One important feature of the Subversion filesystem is properties: simple name=value pairs of text. Most properties occur on filesystem entries i.e., files and directories. These are versioned just like other changes to the filesystem. The Subversion client reserves the 'svn:' prefix for built-in properties, but other names can be used to define custom properties.

    Subversion also uses properties on revisions themselves. Like the above properties on filesystem entries, the names are completely arbitrary, with the Subversion client using certain properties prefixed with 'svn:'. However, these properties are not versioned, and they can be changed later if allowed by a pre-revprop-change hook.

    Branching and tagging

    Subversion uses the inter-file branching model from Perforce to implement branches and tagging. A branch is a separate line of development. Tagging refers to labeling the repository at a certain point in time so that it can be easily found in the future. In Subversion, the only difference between branches and tags is how they are used.

    A new branch or tag is set up by using the "svn copy" command, which should be used in place of the native operating system mechanism. The copied directory is linked to the original in the repository to preserve its history, and the copy takes very little extra space in the repository.

    All the versions in each branch maintain the history of the file up to the point of the copy, plus any changes made since. One can "merge" changes back into the trunk or between branches.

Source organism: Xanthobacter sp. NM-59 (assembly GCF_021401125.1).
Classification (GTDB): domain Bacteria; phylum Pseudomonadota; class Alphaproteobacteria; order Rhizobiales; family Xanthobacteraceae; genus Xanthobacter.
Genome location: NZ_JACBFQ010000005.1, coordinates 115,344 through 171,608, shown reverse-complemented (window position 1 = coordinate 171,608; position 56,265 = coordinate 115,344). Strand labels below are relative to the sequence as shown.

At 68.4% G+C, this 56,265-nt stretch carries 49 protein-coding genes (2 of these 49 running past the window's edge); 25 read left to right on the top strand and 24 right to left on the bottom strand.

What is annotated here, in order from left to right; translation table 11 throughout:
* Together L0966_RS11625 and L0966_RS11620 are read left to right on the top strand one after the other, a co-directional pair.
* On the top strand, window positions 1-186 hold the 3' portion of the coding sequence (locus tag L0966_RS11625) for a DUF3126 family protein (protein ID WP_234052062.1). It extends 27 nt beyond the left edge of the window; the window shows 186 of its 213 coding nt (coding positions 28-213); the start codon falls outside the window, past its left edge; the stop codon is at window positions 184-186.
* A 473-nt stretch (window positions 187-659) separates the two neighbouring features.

Limitations and problems

    A known problem in Subversion affects the implementation of the file and directory rename operation. As of 2014[update], Subversion implements the renaming of files and directories as a "copy" to the new name followed by a "delete" of the old name. Only the names change, all data relating to the edit history remains the same, and Subversion will still use the old name in older revisions of the "tree". However, Subversion may become confused when a move conflicts with edits made elsewhere, both for regular commits and when merging branches. The Subversion 1.5 release addressed some of these scenarios while others remained problematic. The Subversion 1.8 release addressed some of these problems by making moves a first-class operation on the client, but it is still treated as copy+delete in the repository.

    As of 2013[update], Subversion lacks some repository-administration and management features. For instance, someone may wish to edit the repository to permanently remove all historical records of certain data. Subversion does not have built-in support to achieve this simply.

    Subversion stores additional copies of data on the local machine, which can become an issue with very large projects or files, or if developers work on multiple branches simultaneously. In versions prior to 1.7 these .svn directories on the client side could become corrupted by ill-advised user activity like global search/replace operations. Starting with version 1.7 Subversion uses a single centralized .svn folder per working area.

    Subversion does not store the modification times of files. As such, a file checked out of a Subversion repository will have the 'current' date instead of the modification time in the repository, and a file checked into the repository will have the date of the check-in instead of the modification time of the file being checked in. This might not always be what is wanted. To mitigate this, third-party tools exist that allow for preserving modification time and other filesystem meta-data. However, giving checked out files a current date is important as well — this is how tools like make1 will take notice of a changed file for rebuilding it.

    Subversion uses a centralized Ben Collins-Sussman, one of the designers of Subversion, believes a centralised model would help prevent "insecure programmers" from hiding their work from other team members. Some users of version control systems see the centralised model as detrimental; famously, Linus Torvalds attacked Subversion's model and its developers.